I am currently reading Scott Berkun’s excellent book on project management, Making Things Happen and am enjoying it for it’s directness. It goes straight to the essence of being an effective project manager and leaves specific methodologies to other books.
His How to figure out what to do chapter is a good refresher, stating that the best project managers are multidisciplinary and able to synthesize business, customer, and technology viewpoints:
To me, this Venn diagram is the measuring stick for project-oriented settings, even when you are not the project manager:
- When you’re looking for a job: Is the organization setup for success, with strong representation in all three areas?
- When you’re writing a business plan: Does the plan adequately cover all three areas? Or more specifically, does it answer the questions that should be asked of each of the three areas?
- When you’re building a project team: Have you allocated sufficient headcount in each of the three areas?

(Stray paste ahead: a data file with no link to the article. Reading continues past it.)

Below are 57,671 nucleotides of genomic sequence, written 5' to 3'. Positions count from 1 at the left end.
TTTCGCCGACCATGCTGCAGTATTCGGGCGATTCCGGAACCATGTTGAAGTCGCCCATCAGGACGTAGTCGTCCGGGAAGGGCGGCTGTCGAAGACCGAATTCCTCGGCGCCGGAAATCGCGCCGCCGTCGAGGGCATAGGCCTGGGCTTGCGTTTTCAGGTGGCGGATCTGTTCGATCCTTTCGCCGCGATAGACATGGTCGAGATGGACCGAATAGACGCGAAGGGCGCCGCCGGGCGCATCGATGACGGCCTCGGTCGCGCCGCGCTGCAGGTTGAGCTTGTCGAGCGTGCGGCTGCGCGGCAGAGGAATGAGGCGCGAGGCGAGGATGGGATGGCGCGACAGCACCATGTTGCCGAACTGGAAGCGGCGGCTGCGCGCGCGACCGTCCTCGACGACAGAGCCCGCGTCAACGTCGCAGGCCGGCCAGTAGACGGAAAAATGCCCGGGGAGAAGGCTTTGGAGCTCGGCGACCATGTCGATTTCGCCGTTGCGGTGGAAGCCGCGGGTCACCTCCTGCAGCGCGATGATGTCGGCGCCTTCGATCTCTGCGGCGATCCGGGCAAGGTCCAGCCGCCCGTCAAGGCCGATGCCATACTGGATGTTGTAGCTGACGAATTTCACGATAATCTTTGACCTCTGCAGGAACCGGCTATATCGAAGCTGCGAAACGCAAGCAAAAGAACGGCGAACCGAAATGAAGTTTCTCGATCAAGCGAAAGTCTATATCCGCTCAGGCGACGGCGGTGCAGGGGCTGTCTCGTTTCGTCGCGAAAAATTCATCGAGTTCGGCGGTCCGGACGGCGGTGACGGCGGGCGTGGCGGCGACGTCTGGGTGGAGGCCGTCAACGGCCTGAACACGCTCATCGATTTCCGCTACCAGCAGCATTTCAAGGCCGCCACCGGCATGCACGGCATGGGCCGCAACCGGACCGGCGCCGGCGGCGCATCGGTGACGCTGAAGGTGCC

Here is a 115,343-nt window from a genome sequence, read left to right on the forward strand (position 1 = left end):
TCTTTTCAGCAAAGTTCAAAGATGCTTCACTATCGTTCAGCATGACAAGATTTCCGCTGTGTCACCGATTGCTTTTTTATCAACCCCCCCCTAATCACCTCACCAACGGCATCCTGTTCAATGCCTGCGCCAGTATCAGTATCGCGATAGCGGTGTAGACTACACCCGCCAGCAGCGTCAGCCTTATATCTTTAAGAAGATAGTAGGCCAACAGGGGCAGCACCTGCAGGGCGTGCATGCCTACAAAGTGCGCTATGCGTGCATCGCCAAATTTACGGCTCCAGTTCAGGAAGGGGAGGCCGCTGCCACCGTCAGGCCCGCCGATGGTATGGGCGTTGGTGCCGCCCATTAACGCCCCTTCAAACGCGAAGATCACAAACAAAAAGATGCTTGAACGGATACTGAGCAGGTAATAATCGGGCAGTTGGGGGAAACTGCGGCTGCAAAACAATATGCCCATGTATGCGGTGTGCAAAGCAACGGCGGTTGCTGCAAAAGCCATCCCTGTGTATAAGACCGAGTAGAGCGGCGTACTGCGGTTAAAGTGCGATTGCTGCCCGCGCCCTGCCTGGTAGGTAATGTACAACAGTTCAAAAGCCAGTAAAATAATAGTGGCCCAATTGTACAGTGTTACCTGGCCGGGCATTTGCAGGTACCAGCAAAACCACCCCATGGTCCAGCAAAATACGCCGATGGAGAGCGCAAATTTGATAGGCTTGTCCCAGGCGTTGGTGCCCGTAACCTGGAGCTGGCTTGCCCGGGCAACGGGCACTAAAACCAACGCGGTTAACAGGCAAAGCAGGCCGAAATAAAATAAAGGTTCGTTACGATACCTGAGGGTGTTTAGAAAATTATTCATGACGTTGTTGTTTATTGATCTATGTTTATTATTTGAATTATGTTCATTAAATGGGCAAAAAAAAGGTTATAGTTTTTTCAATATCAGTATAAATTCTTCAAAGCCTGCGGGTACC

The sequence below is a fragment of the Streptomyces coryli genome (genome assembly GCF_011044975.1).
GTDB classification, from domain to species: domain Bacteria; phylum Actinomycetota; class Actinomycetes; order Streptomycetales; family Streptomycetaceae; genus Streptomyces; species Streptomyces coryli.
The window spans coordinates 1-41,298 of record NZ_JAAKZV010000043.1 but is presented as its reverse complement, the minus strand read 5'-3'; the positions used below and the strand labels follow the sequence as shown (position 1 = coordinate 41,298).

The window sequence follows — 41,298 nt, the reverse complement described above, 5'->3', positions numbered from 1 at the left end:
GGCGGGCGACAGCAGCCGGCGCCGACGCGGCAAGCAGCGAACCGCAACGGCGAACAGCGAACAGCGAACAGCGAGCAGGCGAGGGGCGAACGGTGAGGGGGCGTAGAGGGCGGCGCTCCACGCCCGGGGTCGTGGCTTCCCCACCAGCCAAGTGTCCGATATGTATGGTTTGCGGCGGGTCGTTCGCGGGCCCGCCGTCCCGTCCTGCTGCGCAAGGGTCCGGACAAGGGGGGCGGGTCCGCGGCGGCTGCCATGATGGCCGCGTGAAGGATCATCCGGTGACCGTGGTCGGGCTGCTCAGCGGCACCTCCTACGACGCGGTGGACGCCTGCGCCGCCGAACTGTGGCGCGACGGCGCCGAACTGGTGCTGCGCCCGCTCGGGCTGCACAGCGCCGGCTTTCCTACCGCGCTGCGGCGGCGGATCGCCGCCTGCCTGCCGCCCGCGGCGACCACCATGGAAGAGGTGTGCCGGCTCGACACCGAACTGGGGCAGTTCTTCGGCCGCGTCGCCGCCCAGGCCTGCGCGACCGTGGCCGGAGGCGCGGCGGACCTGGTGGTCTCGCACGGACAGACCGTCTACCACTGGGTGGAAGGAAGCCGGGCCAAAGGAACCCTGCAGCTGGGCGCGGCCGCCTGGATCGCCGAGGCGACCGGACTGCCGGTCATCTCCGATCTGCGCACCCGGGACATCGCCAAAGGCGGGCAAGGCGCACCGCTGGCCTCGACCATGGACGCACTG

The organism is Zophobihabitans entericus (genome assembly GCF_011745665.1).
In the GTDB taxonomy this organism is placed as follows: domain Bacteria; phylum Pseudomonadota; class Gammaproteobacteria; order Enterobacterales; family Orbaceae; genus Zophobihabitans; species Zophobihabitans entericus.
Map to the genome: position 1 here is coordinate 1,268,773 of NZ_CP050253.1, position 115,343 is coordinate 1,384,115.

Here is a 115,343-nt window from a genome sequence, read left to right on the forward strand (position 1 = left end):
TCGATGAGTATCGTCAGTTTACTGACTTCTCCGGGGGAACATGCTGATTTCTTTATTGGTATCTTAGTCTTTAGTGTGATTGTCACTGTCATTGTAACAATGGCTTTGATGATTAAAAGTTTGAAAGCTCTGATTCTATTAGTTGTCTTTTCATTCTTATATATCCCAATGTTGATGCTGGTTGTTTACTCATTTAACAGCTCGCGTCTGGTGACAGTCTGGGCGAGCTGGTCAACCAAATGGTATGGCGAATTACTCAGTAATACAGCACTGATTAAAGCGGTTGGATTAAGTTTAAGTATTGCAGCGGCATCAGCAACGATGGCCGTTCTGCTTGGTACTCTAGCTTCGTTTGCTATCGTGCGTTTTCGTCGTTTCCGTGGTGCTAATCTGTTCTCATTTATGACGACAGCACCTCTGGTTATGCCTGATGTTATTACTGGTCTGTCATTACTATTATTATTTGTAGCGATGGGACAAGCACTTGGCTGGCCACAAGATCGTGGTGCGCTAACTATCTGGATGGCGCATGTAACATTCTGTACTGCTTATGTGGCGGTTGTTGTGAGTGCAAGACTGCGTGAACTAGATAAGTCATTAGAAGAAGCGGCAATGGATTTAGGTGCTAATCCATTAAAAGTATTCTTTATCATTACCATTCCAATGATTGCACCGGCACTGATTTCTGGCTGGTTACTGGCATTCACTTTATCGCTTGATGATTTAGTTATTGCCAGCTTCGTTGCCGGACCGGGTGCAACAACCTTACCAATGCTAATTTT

- When you’re a programmer at Microsoft: Are you making engineering decisions with the key business drivers and customer needs & pain points in mind?
Later on in the chapter, he dives into the customer research component, describing how it is often incomplete or outright invalid — with folks ascribing too much importance to a single research method. Customer research experts make use of multiple methods, including focus groups, surveys, site visits, usability studies, and market research to make up for the limitiations in each individual method.
The entire chapter, containing an analysis of each research method, is available online for free [pdf].